Original Pic : Professor Murmann
The Cape of Good Hope is the legendary home of The Flying Dutchman, a legendary ghost ship that can never make port and is doomed to sail the oceans forever. Crewed by tormented and damned ghostly sailors, it is doomed forever to beat its way through the adjacent waters without ever succeeding in rounding the headland. Sightings in the 19th and 20th centuries reported the ship to be glowing with ghostly light. If hailed by another ship, the crew of the Flying Dutchman will try to send messages to land, or to people long dead. In ocean lore, the sight of the phantom ship is a portent of doom.
“Turtles all the way down” is a jocular expression of the infinite regress problem in cosmology posed by the “unmoved mover” paradox.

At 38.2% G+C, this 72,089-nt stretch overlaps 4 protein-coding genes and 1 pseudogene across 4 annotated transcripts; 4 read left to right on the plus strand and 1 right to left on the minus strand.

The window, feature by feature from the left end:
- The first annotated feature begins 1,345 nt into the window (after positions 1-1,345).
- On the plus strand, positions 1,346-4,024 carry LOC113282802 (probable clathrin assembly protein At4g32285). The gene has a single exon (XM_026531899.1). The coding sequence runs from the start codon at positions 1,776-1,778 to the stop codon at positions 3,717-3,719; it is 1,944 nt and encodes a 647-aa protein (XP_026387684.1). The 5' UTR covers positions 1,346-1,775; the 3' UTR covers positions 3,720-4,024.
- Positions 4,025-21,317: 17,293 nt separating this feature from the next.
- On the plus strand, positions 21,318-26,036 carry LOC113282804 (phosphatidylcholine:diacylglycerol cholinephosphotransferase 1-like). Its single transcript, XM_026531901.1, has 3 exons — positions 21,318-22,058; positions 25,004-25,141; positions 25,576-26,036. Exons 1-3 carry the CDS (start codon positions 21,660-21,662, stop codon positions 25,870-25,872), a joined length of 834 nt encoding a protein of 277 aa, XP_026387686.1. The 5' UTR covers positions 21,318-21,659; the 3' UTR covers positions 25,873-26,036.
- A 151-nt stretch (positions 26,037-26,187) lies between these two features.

The expression is an illustration of the concept of Anavastha in Indian philosophy, and refers to the defect of infinite regress in any philosophical argument. It is a widely accepted principle in Indian philosophy, used to reject arguments for a creator God or “unmoved mover”.
When you are having an argument and you see your logic begin to fail, you can use this phrase to automatically win. This of course only works if the reference is understood.
The phrase originates from a conversation that occured directly after a speech which described how the earth revolves around the sun.
At the end of the speech an elderly lady stood up and said,
“What you have told us is rubbish. The world is really a flat plate supported on the back of a giant tortoise.”
The scientist then smugly asked,
“What is the tortoise standing on?”
“You’re very clever, young man, very clever”, said the old lady. “But it’s turtles all the way down!”
This anecdote was made “popular” by Stephen Hawking, who told it at the begining of his book “A Brief History of Time.”
Reads and References :
(CC) 2016 Tysilyn Fernandez